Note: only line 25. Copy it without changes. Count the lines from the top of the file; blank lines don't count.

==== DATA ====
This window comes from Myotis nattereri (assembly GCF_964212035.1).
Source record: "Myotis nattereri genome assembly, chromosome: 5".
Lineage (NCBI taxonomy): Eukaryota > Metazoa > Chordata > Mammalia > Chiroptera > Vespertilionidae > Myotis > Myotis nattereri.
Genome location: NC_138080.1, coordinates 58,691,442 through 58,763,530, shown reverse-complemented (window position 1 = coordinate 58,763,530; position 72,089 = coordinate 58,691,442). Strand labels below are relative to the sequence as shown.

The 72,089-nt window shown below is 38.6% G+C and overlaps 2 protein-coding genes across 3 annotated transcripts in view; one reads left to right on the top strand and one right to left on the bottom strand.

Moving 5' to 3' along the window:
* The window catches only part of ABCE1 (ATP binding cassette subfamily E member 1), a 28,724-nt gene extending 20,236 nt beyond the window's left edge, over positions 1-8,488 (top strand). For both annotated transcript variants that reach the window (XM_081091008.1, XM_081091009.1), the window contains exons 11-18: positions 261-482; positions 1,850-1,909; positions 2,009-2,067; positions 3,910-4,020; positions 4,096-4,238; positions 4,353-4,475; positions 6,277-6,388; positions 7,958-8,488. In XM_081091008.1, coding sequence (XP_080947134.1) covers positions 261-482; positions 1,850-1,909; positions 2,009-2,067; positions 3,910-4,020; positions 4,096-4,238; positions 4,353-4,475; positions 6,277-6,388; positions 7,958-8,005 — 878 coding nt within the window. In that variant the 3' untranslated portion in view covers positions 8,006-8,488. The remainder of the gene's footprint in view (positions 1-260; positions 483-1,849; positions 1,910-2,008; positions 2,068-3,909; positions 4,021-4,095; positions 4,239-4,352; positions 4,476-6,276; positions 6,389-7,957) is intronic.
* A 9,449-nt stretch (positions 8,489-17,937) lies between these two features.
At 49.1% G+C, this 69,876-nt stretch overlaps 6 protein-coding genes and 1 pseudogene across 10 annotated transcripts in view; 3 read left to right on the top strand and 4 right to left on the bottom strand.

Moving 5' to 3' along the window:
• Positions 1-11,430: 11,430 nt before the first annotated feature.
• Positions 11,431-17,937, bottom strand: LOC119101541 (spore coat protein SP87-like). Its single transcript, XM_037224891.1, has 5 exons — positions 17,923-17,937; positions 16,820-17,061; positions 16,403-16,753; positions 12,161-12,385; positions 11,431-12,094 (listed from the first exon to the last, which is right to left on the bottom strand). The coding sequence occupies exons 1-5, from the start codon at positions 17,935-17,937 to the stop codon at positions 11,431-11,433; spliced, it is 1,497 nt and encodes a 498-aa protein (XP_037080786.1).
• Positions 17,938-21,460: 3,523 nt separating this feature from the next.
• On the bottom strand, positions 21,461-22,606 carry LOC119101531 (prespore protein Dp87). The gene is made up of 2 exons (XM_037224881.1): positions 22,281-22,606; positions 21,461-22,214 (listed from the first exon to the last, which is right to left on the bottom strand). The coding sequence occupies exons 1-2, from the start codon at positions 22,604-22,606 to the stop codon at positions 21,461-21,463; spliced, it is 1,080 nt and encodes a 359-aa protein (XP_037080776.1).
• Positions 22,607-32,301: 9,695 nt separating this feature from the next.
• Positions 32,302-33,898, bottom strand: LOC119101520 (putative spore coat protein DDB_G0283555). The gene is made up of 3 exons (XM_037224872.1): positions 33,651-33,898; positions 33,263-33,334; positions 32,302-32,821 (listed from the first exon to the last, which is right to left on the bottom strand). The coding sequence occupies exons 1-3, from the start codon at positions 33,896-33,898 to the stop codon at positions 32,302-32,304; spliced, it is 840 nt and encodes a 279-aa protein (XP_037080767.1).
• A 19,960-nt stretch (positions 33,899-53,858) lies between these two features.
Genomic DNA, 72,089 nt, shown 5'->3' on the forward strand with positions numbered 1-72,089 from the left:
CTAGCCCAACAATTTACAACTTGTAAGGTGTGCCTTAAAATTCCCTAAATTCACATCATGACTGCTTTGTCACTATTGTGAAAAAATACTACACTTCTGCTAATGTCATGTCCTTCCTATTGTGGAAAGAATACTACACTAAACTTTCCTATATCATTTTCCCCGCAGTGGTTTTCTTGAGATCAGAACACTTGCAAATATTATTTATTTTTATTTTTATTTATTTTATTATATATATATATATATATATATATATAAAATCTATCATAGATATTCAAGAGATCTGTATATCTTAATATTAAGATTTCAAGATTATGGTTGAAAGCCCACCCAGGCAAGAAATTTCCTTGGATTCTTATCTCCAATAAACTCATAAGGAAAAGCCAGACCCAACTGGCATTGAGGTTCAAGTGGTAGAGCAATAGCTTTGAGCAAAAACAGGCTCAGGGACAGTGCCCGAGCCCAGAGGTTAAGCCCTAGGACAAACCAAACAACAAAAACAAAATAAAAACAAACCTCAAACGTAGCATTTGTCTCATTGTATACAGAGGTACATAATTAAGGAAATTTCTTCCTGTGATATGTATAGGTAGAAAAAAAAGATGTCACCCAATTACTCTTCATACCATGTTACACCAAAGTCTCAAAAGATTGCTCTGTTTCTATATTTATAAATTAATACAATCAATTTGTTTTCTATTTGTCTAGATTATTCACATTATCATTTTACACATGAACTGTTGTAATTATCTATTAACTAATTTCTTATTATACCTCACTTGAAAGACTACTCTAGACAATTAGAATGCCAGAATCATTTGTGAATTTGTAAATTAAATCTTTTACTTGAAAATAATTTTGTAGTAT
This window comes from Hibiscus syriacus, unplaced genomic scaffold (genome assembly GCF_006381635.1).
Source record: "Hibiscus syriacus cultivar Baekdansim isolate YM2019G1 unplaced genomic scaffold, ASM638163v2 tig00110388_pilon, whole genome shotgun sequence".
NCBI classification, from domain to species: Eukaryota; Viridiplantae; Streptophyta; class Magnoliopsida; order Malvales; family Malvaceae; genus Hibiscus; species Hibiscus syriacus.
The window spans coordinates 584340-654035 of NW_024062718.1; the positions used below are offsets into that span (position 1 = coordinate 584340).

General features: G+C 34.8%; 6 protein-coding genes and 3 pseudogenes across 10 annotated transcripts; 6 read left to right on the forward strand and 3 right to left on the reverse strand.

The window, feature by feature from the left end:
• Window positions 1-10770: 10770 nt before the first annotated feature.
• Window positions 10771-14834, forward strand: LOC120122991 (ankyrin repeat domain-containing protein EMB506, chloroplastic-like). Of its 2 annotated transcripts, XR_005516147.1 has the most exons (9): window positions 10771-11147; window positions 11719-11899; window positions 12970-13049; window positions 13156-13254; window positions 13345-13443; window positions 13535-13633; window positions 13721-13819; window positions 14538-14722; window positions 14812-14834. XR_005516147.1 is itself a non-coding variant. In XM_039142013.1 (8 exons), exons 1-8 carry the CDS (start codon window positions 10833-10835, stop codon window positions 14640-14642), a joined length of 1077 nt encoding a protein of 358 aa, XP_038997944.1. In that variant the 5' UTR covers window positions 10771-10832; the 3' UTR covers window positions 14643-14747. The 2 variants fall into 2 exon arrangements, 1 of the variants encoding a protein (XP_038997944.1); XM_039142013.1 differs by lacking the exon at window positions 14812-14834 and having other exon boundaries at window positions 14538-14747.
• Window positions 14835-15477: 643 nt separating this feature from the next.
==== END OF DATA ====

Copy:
The window, feature by feature from the left end: